Archive – This is data I no longer use regularly but don’t want to lose. Old school papers that I’ll probably never need again, backup images of old computers, etc.  I set set this dataset to compression=gzip9, and back it up to CrashPlan plus a local backup and try to have at least 3 copies.

Now, you don’t have to name the datasets Kirk, Spock, and Redshirt… but the idea is to identify importance so that you’re only managing a few datasets when configuring ZFS snapshots, replication, etc.  If you have unlimited cheap storage and bandwidth it may not worth it to do this–but it’s nice to have the option to prioritize.

Now… once I’ve established that hierarchy I start defining my datasets that actually store data which may look something like this:

stor1.b3n.org
| - tank1/ds1/kirk/photos
| - tank1/ds1/kirk/git
| - tank1/ds1/kirk/documents
| - tank1/ds1/kirk/vmware-kirk-nfs
| - tank1/ds1/spock/media
| - tank1/ds1/spock/vmware-spock-nfs
| - tank1/ds1/spock/vmware-iso
| - tank1/ds1/redshirt/raw-rips
| - tank1/ds1/redshirt/tmp
| - tank1/ds1/archive
| - tank1/ds1/archive/2000
| - tank1/ds1/archive/2001
| - tank1/ds1/archive/2002
| - tank1/ds1/backups
| - tank1/ds1/backups/incoming-rsync-backups
| - tank1/ds1/backups/windows
| - tank1/ds1/backups/windows-file-history

 

With this ZFS hierarchy I can manage everything at the top level of ds1 and just setup the same automatic snapshot, replication, and backups for everything.  Or if I need to be more precise I have the ability to handle Kirk, Spock, and Redshirt differently.

 

Journey to Facebook

Week 1:

Number of Friends: 6.  (That’s probably enough)
Number of Likes: 0.
Species: Kind of like the Borg.

Defender (Star Trek USS Enterprise) of Freedom vs Facebook (Borg ship)

I see my home, b3n.org, getting further into the distance.  My blog is in one of the most beautiful locations nestled in the mountains between the Tech and Conservative Blogs, definitely more on the Tech side and well away from the Bay of Flame.  I can see the tech blogging area I’m most familiar with getting smaller and smaller.  A few minutes later I see Lifehacker passing by and I’m flying over the Sea of Opinions.   And then it hit me.   I’ve left the Blogosphere.

After a long flight I stop for a layover at Reddit, then I was back in the air and landed just north of Data Mines, Facebook.  And I joined Facebook.  The reason for my travel?  I’m looking for information locked away in a closed Facebook group.

That was last week.

Map of Social Networks showing my travel from the Blogosphere to Facebook

Most of my friends left the Blogosphere for MySpace, and then moved further north to Facebook years ago (and I’ve re-united with six of them so far).   My impression of Facebook so far: It’s like a bunch of mindless drones all talking at once–well, let me start over.  It’s like a bunch of ads all talking at once and mindless drones trying to shout above them.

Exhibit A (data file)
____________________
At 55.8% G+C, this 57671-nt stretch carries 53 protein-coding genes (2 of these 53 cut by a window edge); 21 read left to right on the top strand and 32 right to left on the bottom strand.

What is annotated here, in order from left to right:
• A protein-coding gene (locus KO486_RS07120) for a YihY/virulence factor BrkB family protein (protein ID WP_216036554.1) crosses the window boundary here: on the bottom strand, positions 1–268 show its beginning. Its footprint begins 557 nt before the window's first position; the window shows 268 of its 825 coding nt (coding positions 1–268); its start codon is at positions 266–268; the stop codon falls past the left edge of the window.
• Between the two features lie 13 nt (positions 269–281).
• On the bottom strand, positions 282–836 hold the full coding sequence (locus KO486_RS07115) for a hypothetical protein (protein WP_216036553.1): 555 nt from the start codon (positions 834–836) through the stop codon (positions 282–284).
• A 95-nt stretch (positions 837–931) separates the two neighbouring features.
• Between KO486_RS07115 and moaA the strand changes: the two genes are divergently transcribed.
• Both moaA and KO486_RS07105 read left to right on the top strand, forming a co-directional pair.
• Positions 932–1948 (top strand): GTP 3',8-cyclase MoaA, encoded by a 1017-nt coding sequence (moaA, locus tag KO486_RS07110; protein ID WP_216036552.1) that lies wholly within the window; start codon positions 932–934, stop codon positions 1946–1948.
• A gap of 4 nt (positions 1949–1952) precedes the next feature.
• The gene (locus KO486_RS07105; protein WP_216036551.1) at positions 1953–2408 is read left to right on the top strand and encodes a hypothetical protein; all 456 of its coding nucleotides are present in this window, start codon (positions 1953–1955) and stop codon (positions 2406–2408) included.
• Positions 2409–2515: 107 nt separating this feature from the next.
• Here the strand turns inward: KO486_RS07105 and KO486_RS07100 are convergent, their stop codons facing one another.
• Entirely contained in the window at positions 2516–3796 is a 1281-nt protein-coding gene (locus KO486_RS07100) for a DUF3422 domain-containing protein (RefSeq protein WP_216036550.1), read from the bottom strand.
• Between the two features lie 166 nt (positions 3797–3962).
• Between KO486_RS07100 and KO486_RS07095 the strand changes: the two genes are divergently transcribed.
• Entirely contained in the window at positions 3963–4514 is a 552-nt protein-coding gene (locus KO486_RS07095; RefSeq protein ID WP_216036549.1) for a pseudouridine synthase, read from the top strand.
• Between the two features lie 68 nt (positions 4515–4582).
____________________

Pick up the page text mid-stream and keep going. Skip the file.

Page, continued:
Facebook is a land I’ve always avoided–It’s basically what AOL or Geocities should have become–a step back from freedom and individuality.

It’s Not Social Networking That’s the Problem

When you join Facebook, you have to abide by their rules and subject yourself to their censorship.  If you disagree with Facebook, you either comply or you’re out.  There’s no alternative.

Websites, Blogging, and Email on the other hand are based on what the internet should be–open protocols.  If I run my own email server I can send an email to anybody else no-matter what provider they use!  This blog is run on a server I control.  Currently it’s rented from DigitalOcean because I no longer have the bandwidth at my house to run it, but in the past I’ve run it from my dorm room, my bedroom closet, from right under my desk, and from Jeff’s house.  And the thing is anybody can setup their own server–but they don’t have to.  They can use a provider like Blogger or Gmail if they prefer–but if you can get better service somewhere else you can migrate to different provider at will and not lose anything.

But Facebook isn’t open and federated.  Facebook users can only talk to other Facebook users and as long as you want to talk to your Facebook friends the only way is to be on Facebook yourself.  The content is all stored on their servers so you are at their mercy for control and privacy of your content.  Or is it your content?  On Facebook, you are not your own individual, or your own community.  You are part of the Borg.

I’m not against social networking, but Facebook is designed in a very centralized manner which isn’t consistent with how the internet services should be–more distributed and federated.  Some social networks I might be more interested in are Friendica and Diaspora but I don’t think they have much traction yet.

One More Thing

One particularly concerning thing about Facebook is you don’t pay for it–which means, that you’re not Facebook’s customer.  No, indeed.  You, my liked Friend, are the product being sold.

 

Odo on Material Wealth

Odo from Star Trek

I’ll never understand this obsession with accumulating material wealth.  You spend your entire life plotting and scheming to acquire more and more possessions until your living areas are bursting with useless junk.  Then you die.  Your relatives sell everything and start the cycle all over again.

— Odo, Star Trek: Deep Space Nine Season 1, Ep. 6.